Characterisation and Performance of Fibre-Reinforced Composite Restorations

UoM administered thesis: Unknown

  • Authors:
  • Ala'A Al-Haddad


In the modern era of metal-free minimally-invasive dentistry, there is a growing tendency toward using metal-free restorative alternatives that provide not only excellent aesthetics but also enable superior durability. Fibre-reinforced composite (FRC) is one cost-effective alternative that fulfils the requirements of aesthetics and durability, and offers favourable physico-mechanical properties. Many FRC applications are well-documented in the literature, such as crowns and fixed partial dentures (FPD); however, their clinical implementation is still limited, owing to the lack of significant knowledge about their longevity, deterioration signs, optimum design and overall performance. This in-vitro research aimed to address these uncertainties by investigating the performance of FRC restorations, and the influence of fibre reinforcement on particular physcio-mechanical properties, including surface hardness, edge-strength, shear bond strength, fatigue and wear resistance.Basic testing models were used to investigate the effect of incorporating differently-oriented FRCs on the surface hardness, edge-strength and shear bond strength of particulate-reinforced composite (PRC). The results revealed that the incorporation of FRC significantly enhanced surface hardness (by 12 - 19 %) and edge-strength (by 27 -75 %). However, this incorporation significantly reduced the shear bond strength (SBS) between PRC and other restorative materials, including lithium disilicate ceramic (10.9±3.1 MPa) and Co-Cr metal alloy (12.8±2.3 MPa), compared to the control (15.2±3.6 MPa, 15.0±3.7 MPa). The orientation of FRC was also found to affect the efficiency of reinforcement as bidirectional FRCs exhibited significantly higher hardness (76.8±1.2 VHN), edge-strength (67.7±8.2 N) and SBS (14.1±3.9 MPa) values than unidirectional FRCs (72.4±1.2 VHN, 56.8±5.9 N, 9.8±2.3 MPa).Clinically-relevant testing models, employing accelerated aging techniques, were performed to investigate the fatigue and wear behaviours of anatomically-shaped FRC restorations in-vitro. Direct inlay-retained FRC-FPDs with two framework designs, were tested for their fatigue behaviour and load-bearing capacity. Type-I design (with an additional bidirectional FRC layer incorporated perpendicular to the loading direction) yielded significantly higher fatigue resistance (1144.0±270.9 N) and load-bearing capacity (1598.6±361.8) than Type-II design (with a woven FRC embedded around the pontic core) (716.6±72.1 N, 1125.8±278.2 N, respectively). However, Type-19II design exhibited fewer delamination failures. Both framework design and dynamic fatigue were found to have a significant influence (p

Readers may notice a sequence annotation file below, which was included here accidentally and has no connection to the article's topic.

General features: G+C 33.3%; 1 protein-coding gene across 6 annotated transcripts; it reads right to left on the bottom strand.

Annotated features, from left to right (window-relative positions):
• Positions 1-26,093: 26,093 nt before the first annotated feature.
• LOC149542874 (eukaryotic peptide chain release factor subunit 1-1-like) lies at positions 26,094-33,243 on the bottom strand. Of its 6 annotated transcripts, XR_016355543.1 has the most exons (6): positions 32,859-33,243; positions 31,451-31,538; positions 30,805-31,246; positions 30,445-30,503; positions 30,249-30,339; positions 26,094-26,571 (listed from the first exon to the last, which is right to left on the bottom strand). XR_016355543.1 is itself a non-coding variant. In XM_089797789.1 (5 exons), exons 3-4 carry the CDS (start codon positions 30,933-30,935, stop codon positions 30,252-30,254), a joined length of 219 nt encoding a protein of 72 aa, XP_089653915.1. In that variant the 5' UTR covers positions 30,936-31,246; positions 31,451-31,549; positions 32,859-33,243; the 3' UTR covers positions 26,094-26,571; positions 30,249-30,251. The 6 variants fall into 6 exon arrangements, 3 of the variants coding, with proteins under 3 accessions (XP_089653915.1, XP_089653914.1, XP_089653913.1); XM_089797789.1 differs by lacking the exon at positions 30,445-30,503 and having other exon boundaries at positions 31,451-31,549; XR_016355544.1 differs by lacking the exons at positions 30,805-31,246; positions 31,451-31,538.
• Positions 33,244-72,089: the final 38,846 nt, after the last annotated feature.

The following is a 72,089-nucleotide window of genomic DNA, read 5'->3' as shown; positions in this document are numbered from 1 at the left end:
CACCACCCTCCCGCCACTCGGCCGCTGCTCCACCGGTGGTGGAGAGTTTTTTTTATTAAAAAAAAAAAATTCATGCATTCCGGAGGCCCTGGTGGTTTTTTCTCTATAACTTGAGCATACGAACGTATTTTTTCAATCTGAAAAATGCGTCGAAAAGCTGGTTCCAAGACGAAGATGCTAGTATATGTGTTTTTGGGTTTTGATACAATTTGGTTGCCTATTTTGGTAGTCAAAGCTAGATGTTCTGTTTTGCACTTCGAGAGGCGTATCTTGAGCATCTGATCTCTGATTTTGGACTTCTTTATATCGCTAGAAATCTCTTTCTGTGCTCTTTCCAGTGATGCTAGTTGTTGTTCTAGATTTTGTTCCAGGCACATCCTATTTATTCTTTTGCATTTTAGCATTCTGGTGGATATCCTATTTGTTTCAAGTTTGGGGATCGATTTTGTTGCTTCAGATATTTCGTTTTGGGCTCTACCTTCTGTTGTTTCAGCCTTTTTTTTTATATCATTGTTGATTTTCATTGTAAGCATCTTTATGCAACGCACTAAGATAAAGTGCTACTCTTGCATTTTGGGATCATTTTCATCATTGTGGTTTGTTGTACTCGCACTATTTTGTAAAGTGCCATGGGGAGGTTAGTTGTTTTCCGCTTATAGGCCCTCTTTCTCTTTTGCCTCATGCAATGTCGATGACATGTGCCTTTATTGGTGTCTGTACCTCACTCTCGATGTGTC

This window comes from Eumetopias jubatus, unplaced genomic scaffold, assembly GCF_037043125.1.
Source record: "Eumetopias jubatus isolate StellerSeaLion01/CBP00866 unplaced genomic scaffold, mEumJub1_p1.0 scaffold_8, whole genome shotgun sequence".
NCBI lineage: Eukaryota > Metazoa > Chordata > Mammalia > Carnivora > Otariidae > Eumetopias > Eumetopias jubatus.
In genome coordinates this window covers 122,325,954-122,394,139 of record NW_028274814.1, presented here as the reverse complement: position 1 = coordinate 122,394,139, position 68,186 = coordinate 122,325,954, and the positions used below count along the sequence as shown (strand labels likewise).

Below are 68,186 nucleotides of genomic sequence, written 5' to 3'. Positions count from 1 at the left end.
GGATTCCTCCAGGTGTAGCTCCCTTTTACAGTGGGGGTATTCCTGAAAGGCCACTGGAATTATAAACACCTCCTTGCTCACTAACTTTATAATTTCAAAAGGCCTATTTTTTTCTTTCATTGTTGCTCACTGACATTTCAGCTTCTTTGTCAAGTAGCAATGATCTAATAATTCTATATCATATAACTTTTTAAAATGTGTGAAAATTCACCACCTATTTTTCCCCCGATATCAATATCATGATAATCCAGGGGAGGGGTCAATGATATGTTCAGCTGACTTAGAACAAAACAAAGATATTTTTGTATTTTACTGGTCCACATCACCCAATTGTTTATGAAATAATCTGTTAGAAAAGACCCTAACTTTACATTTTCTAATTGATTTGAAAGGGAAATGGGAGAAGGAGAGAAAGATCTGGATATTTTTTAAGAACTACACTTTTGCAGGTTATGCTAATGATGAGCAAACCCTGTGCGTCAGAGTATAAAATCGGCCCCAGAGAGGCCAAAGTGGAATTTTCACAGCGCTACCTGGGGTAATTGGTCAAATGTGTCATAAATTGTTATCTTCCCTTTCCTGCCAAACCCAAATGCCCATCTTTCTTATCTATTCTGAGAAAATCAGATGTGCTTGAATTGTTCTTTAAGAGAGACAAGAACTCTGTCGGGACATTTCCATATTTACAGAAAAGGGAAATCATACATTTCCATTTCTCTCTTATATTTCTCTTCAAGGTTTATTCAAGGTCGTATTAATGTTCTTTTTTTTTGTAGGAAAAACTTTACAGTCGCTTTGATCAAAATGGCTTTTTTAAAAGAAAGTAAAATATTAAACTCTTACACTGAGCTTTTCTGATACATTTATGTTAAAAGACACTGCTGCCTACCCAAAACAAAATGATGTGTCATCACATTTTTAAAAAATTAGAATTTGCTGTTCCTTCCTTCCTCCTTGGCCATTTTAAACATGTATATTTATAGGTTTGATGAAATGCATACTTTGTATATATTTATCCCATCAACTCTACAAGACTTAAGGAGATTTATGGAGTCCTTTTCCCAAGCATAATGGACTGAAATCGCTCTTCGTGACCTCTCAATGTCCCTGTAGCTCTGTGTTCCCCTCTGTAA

Original languageEnglish
Awarding Institution
Award date1 Aug 2016